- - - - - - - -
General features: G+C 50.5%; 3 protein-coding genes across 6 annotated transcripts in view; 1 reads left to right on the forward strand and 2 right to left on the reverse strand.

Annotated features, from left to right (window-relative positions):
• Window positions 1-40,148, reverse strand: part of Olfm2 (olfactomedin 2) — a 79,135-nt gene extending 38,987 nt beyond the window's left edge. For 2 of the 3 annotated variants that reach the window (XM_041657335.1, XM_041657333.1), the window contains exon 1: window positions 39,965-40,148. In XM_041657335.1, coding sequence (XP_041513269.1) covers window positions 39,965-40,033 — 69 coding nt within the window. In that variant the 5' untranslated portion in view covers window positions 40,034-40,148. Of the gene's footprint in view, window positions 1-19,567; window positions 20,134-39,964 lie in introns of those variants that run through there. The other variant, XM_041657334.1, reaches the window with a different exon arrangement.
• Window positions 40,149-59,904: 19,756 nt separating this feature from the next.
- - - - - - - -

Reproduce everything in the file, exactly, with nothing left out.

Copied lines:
General features: G+C 50.5%; 3 protein-coding genes across 6 annotated transcripts in view; 1 reads left to right on the forward strand and 2 right to left on the reverse strand.

Annotated features, from left to right (window-relative positions):
• Window positions 1-40,148, reverse strand: part of Olfm2 (olfactomedin 2) — a 79,135-nt gene extending 38,987 nt beyond the window's left edge. For 2 of the 3 annotated variants that reach the window (XM_041657335.1, XM_041657333.1), the window contains exon 1: window positions 39,965-40,148. In XM_041657335.1, coding sequence (XP_041513269.1) covers window positions 39,965-40,033 — 69 coding nt within the window. In that variant the 5' untranslated portion in view covers window positions 40,034-40,148. Of the gene's footprint in view, window positions 1-19,567; window positions 20,134-39,964 lie in introns of those variants that run through there. The other variant, XM_041657334.1, reaches the window with a different exon arrangement.
• Window positions 40,149-59,904: 19,756 nt separating this feature from the next.